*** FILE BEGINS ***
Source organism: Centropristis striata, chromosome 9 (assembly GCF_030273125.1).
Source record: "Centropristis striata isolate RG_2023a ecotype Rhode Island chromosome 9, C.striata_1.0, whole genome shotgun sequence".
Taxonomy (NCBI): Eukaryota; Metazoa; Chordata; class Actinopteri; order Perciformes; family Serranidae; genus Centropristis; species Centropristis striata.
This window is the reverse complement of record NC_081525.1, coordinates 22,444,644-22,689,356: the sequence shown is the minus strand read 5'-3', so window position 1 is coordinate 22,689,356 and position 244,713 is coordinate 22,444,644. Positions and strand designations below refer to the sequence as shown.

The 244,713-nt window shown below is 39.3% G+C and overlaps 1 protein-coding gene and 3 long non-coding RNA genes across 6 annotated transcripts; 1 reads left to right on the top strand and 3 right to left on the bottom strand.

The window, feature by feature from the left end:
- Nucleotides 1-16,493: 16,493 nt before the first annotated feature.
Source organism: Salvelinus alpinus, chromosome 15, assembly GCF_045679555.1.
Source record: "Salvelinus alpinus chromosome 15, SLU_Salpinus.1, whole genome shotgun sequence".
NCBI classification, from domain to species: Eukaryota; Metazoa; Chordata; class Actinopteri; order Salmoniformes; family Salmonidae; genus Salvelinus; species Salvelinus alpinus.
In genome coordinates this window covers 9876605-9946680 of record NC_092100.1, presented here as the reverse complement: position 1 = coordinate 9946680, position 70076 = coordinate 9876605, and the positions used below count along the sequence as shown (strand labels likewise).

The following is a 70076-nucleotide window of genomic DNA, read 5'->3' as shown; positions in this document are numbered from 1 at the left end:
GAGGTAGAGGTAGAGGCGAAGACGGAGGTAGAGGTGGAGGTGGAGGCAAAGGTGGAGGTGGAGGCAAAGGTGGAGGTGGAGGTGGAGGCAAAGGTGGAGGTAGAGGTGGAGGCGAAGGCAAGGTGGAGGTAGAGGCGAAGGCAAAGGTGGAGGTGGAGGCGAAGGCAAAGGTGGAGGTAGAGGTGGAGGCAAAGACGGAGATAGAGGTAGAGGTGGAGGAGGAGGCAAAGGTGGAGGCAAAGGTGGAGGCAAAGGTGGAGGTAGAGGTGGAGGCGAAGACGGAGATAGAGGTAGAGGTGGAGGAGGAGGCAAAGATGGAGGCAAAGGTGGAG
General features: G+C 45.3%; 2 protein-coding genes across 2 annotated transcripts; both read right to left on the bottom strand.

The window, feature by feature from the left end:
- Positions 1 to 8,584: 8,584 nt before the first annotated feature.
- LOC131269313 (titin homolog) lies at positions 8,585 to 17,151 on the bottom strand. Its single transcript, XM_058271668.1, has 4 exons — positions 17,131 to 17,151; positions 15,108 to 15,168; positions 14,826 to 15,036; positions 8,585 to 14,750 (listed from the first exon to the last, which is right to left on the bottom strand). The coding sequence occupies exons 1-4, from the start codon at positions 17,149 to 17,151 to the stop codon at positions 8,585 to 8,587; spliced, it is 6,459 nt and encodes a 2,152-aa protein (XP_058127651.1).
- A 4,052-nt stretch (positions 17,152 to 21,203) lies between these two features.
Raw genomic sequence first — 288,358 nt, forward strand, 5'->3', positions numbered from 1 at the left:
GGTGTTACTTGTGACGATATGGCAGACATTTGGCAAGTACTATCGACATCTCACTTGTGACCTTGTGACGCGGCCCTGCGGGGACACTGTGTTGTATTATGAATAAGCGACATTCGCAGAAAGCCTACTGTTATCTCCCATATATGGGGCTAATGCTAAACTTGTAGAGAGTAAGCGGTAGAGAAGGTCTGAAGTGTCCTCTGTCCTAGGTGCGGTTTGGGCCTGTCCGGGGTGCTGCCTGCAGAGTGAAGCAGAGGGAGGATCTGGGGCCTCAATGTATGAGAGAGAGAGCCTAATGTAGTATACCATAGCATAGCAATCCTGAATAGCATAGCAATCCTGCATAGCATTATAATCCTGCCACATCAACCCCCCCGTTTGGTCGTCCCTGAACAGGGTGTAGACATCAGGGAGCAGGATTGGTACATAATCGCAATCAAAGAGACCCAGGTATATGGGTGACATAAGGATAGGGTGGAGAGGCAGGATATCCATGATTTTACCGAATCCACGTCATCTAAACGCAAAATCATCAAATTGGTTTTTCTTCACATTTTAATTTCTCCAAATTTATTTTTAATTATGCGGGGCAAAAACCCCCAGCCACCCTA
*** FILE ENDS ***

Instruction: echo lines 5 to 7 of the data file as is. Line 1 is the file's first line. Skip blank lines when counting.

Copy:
The 244,713-nt window shown below is 39.3% G+C and overlaps 1 protein-coding gene and 3 long non-coding RNA genes across 6 annotated transcripts; 1 reads left to right on the top strand and 3 right to left on the bottom strand.

The window, feature by feature from the left end:
- Nucleotides 1-16,493: 16,493 nt before the first annotated feature.